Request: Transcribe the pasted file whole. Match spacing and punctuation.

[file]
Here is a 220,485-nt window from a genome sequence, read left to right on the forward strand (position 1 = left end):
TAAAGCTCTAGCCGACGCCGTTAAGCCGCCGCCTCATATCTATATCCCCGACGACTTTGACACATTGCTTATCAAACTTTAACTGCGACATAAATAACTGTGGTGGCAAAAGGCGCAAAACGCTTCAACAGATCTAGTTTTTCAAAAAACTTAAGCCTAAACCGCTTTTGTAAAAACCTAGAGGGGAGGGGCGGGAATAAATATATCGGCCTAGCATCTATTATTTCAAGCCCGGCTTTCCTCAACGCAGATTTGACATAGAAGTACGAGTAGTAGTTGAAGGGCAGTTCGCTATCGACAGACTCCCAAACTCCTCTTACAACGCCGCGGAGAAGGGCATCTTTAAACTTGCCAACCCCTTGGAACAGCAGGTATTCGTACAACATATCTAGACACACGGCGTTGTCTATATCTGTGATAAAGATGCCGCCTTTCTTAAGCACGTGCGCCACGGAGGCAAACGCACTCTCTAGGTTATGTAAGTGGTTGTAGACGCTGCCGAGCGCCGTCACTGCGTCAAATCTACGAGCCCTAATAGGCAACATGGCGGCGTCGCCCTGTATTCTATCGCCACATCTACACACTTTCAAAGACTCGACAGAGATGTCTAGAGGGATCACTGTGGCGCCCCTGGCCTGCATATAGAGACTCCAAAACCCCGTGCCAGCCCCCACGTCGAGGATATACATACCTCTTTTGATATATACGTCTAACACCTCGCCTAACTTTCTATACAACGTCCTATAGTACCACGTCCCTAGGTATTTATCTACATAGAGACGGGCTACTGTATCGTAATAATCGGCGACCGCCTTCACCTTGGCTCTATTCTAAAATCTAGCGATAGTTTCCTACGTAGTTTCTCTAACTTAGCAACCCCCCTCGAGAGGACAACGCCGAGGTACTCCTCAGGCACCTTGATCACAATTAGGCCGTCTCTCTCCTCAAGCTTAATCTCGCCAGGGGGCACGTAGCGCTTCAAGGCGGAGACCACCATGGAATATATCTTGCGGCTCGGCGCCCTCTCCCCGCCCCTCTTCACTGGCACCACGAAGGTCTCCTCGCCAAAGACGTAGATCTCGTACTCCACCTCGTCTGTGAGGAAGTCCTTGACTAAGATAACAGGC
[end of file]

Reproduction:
Here is a 220,485-nt window from a genome sequence, read left to right on the forward strand (position 1 = left end):
TAAAGCTCTAGCCGACGCCGTTAAGCCGCCGCCTCATATCTATATCCCCGACGACTTTGACACATTGCTTATCAAACTTTAACTGCGACATAAATAACTGTGGTGGCAAAAGGCGCAAAACGCTTCAACAGATCTAGTTTTTCAAAAAACTTAAGCCTAAACCGCTTTTGTAAAAACCTAGAGGGGAGGGGCGGGAATAAATATATCGGCCTAGCATCTATTATTTCAAGCCCGGCTTTCCTCAACGCAGATTTGACATAGAAGTACGAGTAGTAGTTGAAGGGCAGTTCGCTATCGACAGACTCCCAAACTCCTCTTACAACGCCGCGGAGAAGGGCATCTTTAAACTTGCCAACCCCTTGGAACAGCAGGTATTCGTACAACATATCTAGACACACGGCGTTGTCTATATCTGTGATAAAGATGCCGCCTTTCTTAAGCACGTGCGCCACGGAGGCAAACGCACTCTCTAGGTTATGTAAGTGGTTGTAGACGCTGCCGAGCGCCGTCACTGCGTCAAATCTACGAGCCCTAATAGGCAACATGGCGGCGTCGCCCTGTATTCTATCGCCACATCTACACACTTTCAAAGACTCGACAGAGATGTCTAGAGGGATCACTGTGGCGCCCCTGGCCTGCATATAGAGACTCCAAAACCCCGTGCCAGCCCCCACGTCGAGGATATACATACCTCTTTTGATATATACGTCTAACACCTCGCCTAACTTTCTATACAACGTCCTATAGTACCACGTCCCTAGGTATTTATCTACATAGAGACGGGCTACTGTATCGTAATAATCGGCGACCGCCTTCACCTTGGCTCTATTCTAAAATCTAGCGATAGTTTCCTACGTAGTTTCTCTAACTTAGCAACCCCCCTCGAGAGGACAACGCCGAGGTACTCCTCAGGCACCTTGATCACAATTAGGCCGTCTCTCTCCTCAAGCTTAATCTCGCCAGGGGGCACGTAGCGCTTCAAGGCGGAGACCACCATGGAATATATCTTGCGGCTCGGCGCCCTCTCCCCGCCCCTCTTCACTGGCACCACGAAGGTCTCCTCGCCAAAGACGTAGATCTCGTACTCCACCTCGTCTGTGAGGAAGTCCTTGACTAAGATAACAGGC